As we continue to highlight the work of Celtic FC Foundation throughout the European Football Development Network’s (EFDN) #Morethanfootball campaign, today we participate in the Education action day, by showcasing our 67 Kitchens project.
Thanks initially to the incredible support of the Celtic Family via the Lions’ Legacy fundraising campaign in 2017 and subsequently so many Kitchen sponsors in the form of CSCs, Supporters’ Associations and individuals across the globe – the project is helping to feed close to 45,000 children each and every school day, throughout Malawi and Zambia, despite the impact of the COVID-19 pandemic.
A key element of the Lions Legacy campaign, Celtic FC Foundation undertook a joint venture with Mary’s Meals in 2017, to build 67 Kitchens in Africa; 47 in Malawi and 20 in Zambia.
By ensuring that these children have access to the Mary’s Meals feeding programme whilst at school, not only are they encouraged to attend, they are also able to concentrate and learn without the barrier of hunger.
Following our initial investment of £356.5K, we were delighted to announce a further donation of £100K – raised largely by CSCs and individual supporters through Kitchen sponsorship – to Mary’s Meals back in September 2020, to help contribute towards the feeding and maintenance costs of these Kitchens.
‘From the time the feeding programme started, it has helped me and my young sisters a lot. We used to go to school on an empty stomach. I now look forward to coming to school and my performance has improved because when I eat the porridge, I feel energetic and look forward to learning.’
The COVID-19 pandemic has brought even greater challenges for the children of Malawi and Zambia and Mary’s Meals had to adapt their entire model quickly – to ensure that children who ordinarily rely on their feeding programme did not go hungry, as schools closed in March 2020.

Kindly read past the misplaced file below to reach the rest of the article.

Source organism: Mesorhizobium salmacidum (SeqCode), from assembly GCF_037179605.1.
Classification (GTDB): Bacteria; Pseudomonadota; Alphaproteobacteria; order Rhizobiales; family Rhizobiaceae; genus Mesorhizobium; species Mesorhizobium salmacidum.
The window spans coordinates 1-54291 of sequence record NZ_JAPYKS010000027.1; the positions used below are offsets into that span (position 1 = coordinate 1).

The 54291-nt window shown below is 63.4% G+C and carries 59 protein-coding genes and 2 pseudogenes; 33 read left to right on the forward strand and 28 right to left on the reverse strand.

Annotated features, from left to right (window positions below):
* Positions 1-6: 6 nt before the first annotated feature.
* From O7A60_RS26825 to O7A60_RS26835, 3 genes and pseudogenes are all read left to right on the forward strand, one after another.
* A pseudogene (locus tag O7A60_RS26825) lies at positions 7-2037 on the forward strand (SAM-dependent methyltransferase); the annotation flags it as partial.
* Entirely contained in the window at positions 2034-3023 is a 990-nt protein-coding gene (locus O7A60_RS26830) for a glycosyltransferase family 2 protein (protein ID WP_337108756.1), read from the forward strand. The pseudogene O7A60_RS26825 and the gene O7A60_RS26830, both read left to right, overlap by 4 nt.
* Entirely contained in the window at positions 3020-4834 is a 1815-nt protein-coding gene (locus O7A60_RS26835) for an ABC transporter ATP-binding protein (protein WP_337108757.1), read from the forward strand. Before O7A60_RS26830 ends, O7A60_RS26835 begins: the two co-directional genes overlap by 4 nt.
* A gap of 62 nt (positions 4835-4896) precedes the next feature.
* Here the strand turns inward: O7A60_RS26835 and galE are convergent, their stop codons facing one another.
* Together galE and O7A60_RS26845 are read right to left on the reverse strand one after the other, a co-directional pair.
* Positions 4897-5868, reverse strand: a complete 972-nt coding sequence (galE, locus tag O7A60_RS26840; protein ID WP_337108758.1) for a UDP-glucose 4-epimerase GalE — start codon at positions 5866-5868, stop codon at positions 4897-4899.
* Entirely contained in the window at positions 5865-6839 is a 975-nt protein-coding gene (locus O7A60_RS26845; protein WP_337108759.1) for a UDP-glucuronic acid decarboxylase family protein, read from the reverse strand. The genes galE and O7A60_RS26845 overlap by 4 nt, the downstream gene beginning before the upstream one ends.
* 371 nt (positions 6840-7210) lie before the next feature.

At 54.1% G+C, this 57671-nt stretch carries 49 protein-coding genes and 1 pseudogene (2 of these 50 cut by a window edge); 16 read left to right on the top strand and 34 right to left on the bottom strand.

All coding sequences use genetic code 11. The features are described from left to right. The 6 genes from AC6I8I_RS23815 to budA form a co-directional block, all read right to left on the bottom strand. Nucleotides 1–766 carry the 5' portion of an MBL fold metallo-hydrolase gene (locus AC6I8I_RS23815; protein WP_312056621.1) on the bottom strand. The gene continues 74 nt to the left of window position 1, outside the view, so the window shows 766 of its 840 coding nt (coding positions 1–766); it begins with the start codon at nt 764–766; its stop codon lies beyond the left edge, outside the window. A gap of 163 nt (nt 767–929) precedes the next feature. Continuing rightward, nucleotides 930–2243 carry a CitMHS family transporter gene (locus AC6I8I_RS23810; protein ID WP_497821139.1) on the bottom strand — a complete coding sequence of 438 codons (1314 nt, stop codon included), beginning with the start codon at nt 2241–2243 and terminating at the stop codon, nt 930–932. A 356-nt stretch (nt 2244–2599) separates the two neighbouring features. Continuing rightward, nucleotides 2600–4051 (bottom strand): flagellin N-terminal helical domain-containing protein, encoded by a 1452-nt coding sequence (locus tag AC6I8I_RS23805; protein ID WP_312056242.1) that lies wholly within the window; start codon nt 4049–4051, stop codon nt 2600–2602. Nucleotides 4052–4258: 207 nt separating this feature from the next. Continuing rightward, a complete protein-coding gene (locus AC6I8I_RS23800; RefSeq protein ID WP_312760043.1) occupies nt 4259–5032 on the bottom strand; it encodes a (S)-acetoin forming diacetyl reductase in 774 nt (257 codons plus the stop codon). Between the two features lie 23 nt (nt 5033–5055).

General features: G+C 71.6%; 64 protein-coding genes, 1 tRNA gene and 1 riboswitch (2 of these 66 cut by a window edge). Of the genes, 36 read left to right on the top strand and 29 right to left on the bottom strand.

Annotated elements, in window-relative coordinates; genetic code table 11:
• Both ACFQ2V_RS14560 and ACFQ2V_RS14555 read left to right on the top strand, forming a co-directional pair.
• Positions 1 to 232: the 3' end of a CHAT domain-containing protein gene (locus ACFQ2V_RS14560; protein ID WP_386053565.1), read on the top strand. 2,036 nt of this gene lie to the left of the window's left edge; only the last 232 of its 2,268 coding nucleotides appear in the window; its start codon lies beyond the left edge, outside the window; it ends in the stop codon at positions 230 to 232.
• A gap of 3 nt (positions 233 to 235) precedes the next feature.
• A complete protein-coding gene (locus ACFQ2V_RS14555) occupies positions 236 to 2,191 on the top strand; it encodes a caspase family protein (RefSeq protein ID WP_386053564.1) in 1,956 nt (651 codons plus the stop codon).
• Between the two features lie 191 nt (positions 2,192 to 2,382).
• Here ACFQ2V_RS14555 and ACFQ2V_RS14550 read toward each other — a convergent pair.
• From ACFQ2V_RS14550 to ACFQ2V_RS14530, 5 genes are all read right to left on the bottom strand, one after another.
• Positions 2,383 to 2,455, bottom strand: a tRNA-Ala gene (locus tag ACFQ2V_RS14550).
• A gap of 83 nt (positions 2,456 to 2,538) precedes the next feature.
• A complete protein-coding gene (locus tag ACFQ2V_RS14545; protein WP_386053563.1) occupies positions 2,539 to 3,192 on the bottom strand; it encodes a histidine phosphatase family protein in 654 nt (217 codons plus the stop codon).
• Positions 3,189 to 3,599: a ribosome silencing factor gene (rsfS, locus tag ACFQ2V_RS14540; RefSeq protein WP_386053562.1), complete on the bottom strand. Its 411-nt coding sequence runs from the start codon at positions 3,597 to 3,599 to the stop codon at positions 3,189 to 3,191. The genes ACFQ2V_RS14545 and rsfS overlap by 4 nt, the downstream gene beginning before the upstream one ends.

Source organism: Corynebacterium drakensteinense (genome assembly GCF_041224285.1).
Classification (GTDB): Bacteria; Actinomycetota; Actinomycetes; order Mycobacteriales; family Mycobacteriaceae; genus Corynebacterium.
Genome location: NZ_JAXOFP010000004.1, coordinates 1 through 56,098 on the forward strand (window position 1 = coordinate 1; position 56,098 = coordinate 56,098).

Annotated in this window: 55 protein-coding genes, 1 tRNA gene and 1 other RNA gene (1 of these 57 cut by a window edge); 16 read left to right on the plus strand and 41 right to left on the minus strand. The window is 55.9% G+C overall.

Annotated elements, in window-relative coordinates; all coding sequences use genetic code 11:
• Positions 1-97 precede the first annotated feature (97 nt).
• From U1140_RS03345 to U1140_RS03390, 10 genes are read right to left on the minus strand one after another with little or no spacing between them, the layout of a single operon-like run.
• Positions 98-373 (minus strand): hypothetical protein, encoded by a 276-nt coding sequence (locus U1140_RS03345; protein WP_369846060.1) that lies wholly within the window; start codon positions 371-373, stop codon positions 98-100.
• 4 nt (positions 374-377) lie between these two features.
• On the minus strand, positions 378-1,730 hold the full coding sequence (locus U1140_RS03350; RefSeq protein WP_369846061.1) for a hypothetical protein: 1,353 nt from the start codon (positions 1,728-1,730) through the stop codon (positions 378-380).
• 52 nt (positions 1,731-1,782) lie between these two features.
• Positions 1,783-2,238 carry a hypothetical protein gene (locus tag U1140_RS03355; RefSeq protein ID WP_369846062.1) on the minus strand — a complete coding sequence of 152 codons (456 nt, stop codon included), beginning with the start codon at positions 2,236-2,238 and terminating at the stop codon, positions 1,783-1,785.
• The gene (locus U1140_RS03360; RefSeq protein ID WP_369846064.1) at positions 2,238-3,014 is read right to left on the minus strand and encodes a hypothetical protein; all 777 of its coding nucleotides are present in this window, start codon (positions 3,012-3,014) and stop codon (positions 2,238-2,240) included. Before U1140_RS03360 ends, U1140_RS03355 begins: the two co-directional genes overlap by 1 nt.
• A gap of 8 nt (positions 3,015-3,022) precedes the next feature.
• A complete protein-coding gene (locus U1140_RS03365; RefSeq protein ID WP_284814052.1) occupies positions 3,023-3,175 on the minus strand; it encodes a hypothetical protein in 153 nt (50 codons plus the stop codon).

As an alternative to being fed at school, Mary’s Meals set up distribution stations in communities for parents and guardians to collect food to cook for their children at home, their new temporary place of education.
These distribution stations are often located near to closed schools. Schools in Malawi and Zambia reopened in the latter stages of 2020, with children benefitting from meals in schools once more, including those provided by our 67 Kitchens.
However, where further closures have since occurred due to increased levels of COVID-19 cases, community distribution stations have continued to ensure that hungry children do not miss out on nutritious daily meals.
The 67 Kitchens Project represents a cost-effective route out of poverty for the long-term and the initiative has created a legacy that will transform the lives of countless children, by providing them with the best possible start in life and giving them hope for a brighter future.
One of those children is 13-year-old Samson who attends Vizenge Primary School, home to one of the 20 Kitchens constructed in Zambia.
Before the introduction of the feeding programme at Vizenge, he and his sisters used to struggle to find enough food to eat. However, since they began receiving meals at school, their lives have changed.
‘I come to school hungry because we do not have enough food at home. I know that school is very important because when I finish, I will be employed and independent. I would like to be a teacher when I finish with my education.’
Samson said: “From the time the feeding programme started, it has helped me and my young sisters a lot. We used to go to school on an empty stomach. I now look forward to coming to school and my performance has improved because when I eat the porridge, I feel energetic and look forward to learning.
“We are assured of a meal in school for breakfast since Mum can’t provide for us. I am no longer stressed about what we are going to eat in the morning, and this has helped me concentrate more in class.”
The promise of a nutritious daily school meal also offers a lifeline for children like 13-year-old Manes, who attends Mpata Primary School – one of the 47 schools in Malawi that now have a permanent kitchen, thanks to the 67 Kitchens Project.
Manes relies heavily on the food she receives whilst at school, as her family struggle to provide meals on a regular basis.
She said: “I come to school hungry because we do not have enough food at home. I know that school is very important because when I finish, I will be employed and independent. I would like to be a teacher when I finish with my education.”
Thanks to the 67 Kitchens Project and Mary’s Meals’ school feeding programme, Samson, Manes and thousands of children like them can attend lessons with a full stomach, helping them to gain a precious education, enjoy their childhood and follow their dreams.
None of this would have been possible without the magnificent assistance of the Celtic support. Together, we’ve given some of the world’s poorest children the chance they deserve.
Thank you for making a difference.